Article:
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This article is from our latest edition of MarketWatch.
28th January, 2019
As we enter 2019, the outlook for the UK economy remains dependent on the near- term path of Brexit. Determining where that path may lead has been elusive. It seems like the real debate only began in mid-December.
If the UK signs a deal, any deal that clarifies the future direction of travel for the economy, we expect business and consumers to adjust to the new normal. As a result, we would expect a minor boost to growth as business investment recovers, wages improve and the budgeted slight fiscal stimulus support consumption. GDP growth will be relatively low at 1.5%, but that should be sufficient to keep the unemployment level low. We would expect UK equities to perform well, as globally oriented FTSE 100 companies and small and mid-cap domestically oriented companies benefit from decreased uncertainty.
A scenario of a no-deal Brexit or an election where Labour wins would result in weaker sterling, meaningful inflation and domestic industry struggling with higher input costs and a limited ability to pass higher prices on to consumers.
If a second referendum goes ahead and a decision is made to remain, we would expect a more significant appreciation of sterling and UK equities. Our base case continues to be that some sort of deal will be agreed, a transition period will start in March and negotiations on a long-term trade deal between the UK and European Union (EU) will begin in earnest.
The UK has recovered since the financial crisis, but growth remains sluggish and has depended on increased employment rather than increased productivity. According to the Office for Budget Responsibility (OBR), the referendum vote to leave the EU weakened the economy. The fall in sterling squeezed real household incomes and consumption, while providing only a modest boost to net trade. Meanwhile, uncertainty on the Brexit negotiations dampened business investment. The OBR studies suggest that the economy was 2-2.5% smaller by mid-2018 than it would have been if the referendum had not been called. The UK has dropped from close to the top of the G7 growth league table to near the bottom, even though it has benefited from a supportive global economy during the past three years.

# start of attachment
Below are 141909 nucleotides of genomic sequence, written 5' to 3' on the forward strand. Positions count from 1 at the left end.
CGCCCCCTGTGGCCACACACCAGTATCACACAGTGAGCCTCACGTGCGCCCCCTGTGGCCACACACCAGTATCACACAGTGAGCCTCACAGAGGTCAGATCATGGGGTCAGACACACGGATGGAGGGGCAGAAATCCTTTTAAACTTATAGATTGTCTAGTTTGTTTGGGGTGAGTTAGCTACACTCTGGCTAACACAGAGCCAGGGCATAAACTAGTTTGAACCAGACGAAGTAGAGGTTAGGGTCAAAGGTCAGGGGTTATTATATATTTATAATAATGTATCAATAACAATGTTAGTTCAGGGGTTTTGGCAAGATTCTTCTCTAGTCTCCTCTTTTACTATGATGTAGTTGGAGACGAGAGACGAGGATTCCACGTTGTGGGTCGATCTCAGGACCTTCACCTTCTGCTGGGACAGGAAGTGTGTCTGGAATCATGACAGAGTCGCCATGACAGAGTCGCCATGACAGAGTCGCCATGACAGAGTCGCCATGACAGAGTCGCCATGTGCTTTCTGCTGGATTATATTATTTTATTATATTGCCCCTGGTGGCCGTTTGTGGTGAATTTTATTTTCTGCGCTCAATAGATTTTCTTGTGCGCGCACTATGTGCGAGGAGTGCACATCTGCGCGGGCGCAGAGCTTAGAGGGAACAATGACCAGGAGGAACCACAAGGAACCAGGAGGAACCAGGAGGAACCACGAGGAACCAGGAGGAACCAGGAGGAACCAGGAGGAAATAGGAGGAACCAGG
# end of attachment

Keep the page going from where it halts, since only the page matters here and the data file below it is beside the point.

Now the global economy is slowing, which will be a less favourable environment for the UK for the next few years. We also expect increased cost pressures from the current tight labour market. With inflation above target, increasing wage growth and domestic costs, significant fiscal stimulus and an increasingly positive output gap, we think that the Monetary Policy Committee (MPC) will pick up the pace of tightening once the UK is firmly on the path to a soft Brexit. The Bank of England’s current forecast would entail one interest rate hike per year in the next two years as long as there is no major Brexit shock for the economy.
Consumer spending has been one of the driving forces of the UK recovery. But concerns remain about the basis of this spending – are consumers using up their savings and taking out loans? The OBR estimates that the household savings ratio net of pension contributions has recently turned negative, while consumer debt continues to rise as a percentage of income, signaling a delicate situation for consumers. In the aftermath of the vote to leave the EU, consumer confidence dropped sharply but quickly recovered to pre-vote levels. It has recently been drifting down again as progress in the Brexit talks has stalled.
Source: Bloomberg. 30th November 2018.
A strong performance by the manufacturing sector during 2017 weakened in 2018. In addition, the competitive boost from the fall in sterling faded and global trade tensions increased. Business investment has continued to fall because of Brexit uncertainties. Manufacturing has a symbolic place in British economics, even though its importance has declined consistently over the decades. In 1948, manufacturing accounted for approximately 36% of GDP, compared with about approximately 10% currently. Today, the services sector is the real powerhouse of the UK economy, accounting for almost 80% of GDP. It is one of the few parts of the economy to have surpassed its pre-recession peak. The real challenge for the UK is how to protect the largest part of its economy after leaving the EU as the Single Market provided frictionless trade in goods and services. Traditional trade agreements, of the kind the Brexiteers see as their future, cover only manufactured goods, leaving the clear majority of the British economy to cope outside of a formal agreement.
The UK economy will be highly influenced by the outcome of Brexit. Business and consumer confidence will be critical factors in the direction of travel for the economy and markets, and even a little more clarity will go a long way in providing a more rosy outlook.
WARNING: Forecasts are not a reliable indicator of future results.
WARNING: Past performance is not a reliable guide to future performance. The value of your investment may go down as well as up. These products may be aff ected by changes in currency exchange rates.